Monday, September 24, 2007

Oh troubled times!

I know that you will not all agree with me on this one, but frankly, I am embarrassed by what I just heard on NPR as I sat doing my homework.

Columbia University, one of the foremost universities in this great nation, invites Iranian president Ahmadinejad to speak. I don't really have a serious problem with this action in and of itself. He wouldn't be my first choice. In fact, given the tremendous number of amazing speakers and wonderful minds out there, I suspect he would be one of my last choices. But then, I'm not in charge, so there.

What I find so horrifically offensive are Columbia President Lee Bollinger's pre-speech remarks, including (but certainly not limited to) calling the president "a petty and cruel dictator" to the thrilled and delighted applause and cheering of the collegiate audience.

This is too easy, too much like shooting fish in a barrel. I mean, shouldn't students and administrators at one of the most celebrated universities in the country be willing to try a little harder?

Why don't they have a speaker like the Israel prime minister Ehud Olmert come visit? Then Bollinger could ask about the destruction of billions of dollars worth of infrastructure (not to mention the 50 mile long oil slick) inflicted upon Lebanon last year in a very real, very avoidable attack masquerading as a war.

Maybe Columbia could invite Robert Mugabe next, and ask some questions about how he has governed Zimbabwe into the ground (but not until calling him a white-hating tyrant). That would be intellectually stimulating.

I just think this sort of bait-and-switching is intellectually lazy. I mean, if Bollinger needs to feel smug and superior, I happen to know that New York is full of cribs with babies in them, babies with some delicious, easy to steal candy.

That's right. I just think that this promotes ham-handed, overly biased, self-righteous pretend-academic laziness. And quite frankly, I like thinking critically. Critical thinking appears to be a precious commodity here in the "feel good" generation of faux empowerment and self-help junkies. The heckling of a universally disliked dictator (speaking by invitation) does nothing to promote freedom of speech, and even less to stimulate critical thought.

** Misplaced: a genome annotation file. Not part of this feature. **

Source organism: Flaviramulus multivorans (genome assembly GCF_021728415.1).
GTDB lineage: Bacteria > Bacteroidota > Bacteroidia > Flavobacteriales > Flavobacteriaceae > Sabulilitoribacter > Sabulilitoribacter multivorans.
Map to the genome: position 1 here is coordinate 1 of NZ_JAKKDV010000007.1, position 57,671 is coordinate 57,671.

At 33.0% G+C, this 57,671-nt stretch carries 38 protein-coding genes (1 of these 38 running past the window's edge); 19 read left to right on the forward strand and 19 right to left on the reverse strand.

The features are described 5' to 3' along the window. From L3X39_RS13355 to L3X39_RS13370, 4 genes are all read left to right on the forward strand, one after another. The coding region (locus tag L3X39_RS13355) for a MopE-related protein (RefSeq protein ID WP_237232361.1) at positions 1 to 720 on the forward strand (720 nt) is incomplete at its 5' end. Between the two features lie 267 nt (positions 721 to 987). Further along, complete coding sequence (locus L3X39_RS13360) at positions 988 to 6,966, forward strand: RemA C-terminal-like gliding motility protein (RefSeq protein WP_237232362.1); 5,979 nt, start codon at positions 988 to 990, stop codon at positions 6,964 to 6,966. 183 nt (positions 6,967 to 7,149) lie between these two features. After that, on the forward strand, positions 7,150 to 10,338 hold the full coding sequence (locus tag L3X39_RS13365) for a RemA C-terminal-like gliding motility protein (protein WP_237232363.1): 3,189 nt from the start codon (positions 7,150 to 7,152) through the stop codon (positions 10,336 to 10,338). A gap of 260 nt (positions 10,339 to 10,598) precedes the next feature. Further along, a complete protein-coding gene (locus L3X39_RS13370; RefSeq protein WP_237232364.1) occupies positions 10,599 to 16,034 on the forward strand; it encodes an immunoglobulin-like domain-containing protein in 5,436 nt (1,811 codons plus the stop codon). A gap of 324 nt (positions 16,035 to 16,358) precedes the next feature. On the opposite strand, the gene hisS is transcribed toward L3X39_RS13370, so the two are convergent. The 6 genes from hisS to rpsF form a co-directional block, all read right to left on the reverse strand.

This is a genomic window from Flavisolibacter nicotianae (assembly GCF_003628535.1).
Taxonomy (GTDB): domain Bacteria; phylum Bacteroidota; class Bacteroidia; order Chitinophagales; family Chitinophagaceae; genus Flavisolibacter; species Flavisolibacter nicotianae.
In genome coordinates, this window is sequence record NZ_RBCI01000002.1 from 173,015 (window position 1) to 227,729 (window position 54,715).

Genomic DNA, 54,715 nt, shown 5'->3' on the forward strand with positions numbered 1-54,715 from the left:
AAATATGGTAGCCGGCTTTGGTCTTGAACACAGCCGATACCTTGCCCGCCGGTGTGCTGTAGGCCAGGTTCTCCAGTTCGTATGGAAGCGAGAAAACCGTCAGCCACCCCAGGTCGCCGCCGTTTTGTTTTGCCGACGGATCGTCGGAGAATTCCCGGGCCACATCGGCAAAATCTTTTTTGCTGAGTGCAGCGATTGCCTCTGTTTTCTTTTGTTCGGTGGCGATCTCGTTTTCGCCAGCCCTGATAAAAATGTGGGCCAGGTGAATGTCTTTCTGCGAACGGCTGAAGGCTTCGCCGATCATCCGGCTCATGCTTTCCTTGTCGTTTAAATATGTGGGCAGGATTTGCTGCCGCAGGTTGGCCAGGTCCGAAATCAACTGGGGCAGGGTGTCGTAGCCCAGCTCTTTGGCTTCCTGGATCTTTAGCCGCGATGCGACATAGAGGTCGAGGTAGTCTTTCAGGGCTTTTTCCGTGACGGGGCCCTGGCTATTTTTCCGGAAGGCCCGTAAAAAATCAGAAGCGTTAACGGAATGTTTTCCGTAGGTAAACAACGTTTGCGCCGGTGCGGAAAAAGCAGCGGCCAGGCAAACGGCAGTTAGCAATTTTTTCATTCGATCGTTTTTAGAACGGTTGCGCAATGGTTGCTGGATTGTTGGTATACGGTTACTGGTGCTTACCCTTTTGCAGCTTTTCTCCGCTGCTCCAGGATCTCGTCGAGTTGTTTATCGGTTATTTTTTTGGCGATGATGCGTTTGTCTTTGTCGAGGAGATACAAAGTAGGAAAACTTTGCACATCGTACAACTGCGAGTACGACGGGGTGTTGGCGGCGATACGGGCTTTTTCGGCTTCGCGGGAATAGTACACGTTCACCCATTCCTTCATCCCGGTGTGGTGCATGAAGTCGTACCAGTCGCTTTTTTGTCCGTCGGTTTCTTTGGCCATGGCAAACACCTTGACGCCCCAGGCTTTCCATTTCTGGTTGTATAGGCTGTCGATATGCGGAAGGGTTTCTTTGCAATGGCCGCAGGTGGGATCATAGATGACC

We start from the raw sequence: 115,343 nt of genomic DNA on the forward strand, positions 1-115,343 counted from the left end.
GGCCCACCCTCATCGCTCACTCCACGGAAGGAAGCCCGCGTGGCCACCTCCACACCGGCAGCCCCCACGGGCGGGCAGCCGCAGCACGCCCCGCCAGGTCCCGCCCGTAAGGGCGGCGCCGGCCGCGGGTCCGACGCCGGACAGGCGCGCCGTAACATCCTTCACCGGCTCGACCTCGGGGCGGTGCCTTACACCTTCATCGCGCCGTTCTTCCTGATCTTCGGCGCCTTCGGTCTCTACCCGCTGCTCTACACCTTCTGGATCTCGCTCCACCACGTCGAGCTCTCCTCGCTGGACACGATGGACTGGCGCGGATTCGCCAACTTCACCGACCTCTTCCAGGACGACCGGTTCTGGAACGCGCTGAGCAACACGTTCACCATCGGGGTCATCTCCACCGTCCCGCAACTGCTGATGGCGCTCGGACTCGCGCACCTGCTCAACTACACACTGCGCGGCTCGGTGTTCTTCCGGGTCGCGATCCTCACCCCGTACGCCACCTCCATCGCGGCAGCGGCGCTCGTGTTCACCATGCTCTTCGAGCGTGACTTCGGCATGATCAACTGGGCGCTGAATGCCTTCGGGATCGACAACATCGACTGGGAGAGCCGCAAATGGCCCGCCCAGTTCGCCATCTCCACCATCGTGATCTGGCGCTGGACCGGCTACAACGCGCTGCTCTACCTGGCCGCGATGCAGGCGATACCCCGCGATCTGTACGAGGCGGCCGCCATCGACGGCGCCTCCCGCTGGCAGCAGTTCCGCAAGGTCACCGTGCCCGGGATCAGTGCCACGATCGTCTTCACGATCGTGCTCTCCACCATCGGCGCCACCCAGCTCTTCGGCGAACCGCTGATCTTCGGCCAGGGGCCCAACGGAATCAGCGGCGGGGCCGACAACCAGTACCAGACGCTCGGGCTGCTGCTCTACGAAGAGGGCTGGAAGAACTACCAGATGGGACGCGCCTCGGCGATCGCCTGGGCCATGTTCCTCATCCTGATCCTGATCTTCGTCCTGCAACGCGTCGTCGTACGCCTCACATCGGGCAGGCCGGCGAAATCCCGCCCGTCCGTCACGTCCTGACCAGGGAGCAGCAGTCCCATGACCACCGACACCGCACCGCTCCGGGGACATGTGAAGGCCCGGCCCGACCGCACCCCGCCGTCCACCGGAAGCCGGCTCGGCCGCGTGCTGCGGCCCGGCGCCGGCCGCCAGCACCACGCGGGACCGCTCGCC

I'm just disgusted.


Anonymous said...

I find your take on this quite interesting. Of course you are right. I can't help but think that Bollinger's introduction will be worth millions in donations. More to the point, I was actually quite suprised that Ahmadinejad was invited to speak in the first place. I would be quite interested to know how many alumni complaints greeted the announcement of the Iranian President coming to Columbia to speak in the first place. One would think however that Columbia University's endowment is large enough to support free speach and open dialogue. I'm probably a bit naive however. I have to get around to geting a blogger id. In the meantime I remain,

Nancy Adams said...

WOW Frances - this is intense, even for me! Your moniker "Rocking the Boat" may be a bit understated!

Rock on!

ruminations said...

Glad to have you back on the blog after such a long hiatus.

A stupid university president gave our enemy a forum to express himself. Ahmadinejad made a fool of himself and didn't need the insulting intro. I wish I were an alumnus so I could withdraw my support of the school.

Francy-Pants said...

Hey DOG, agreed across the board! I don't know that Iran is our enemy...yet. I hope not, they are a LOT more powerful than Iraq ever was. Ahmadinejad doesn't even have any real power, that's the part that I find really funny. He did make an absolute ass of himself, as well. Sadly, our own fearless leader has not done a much better job in public presentation!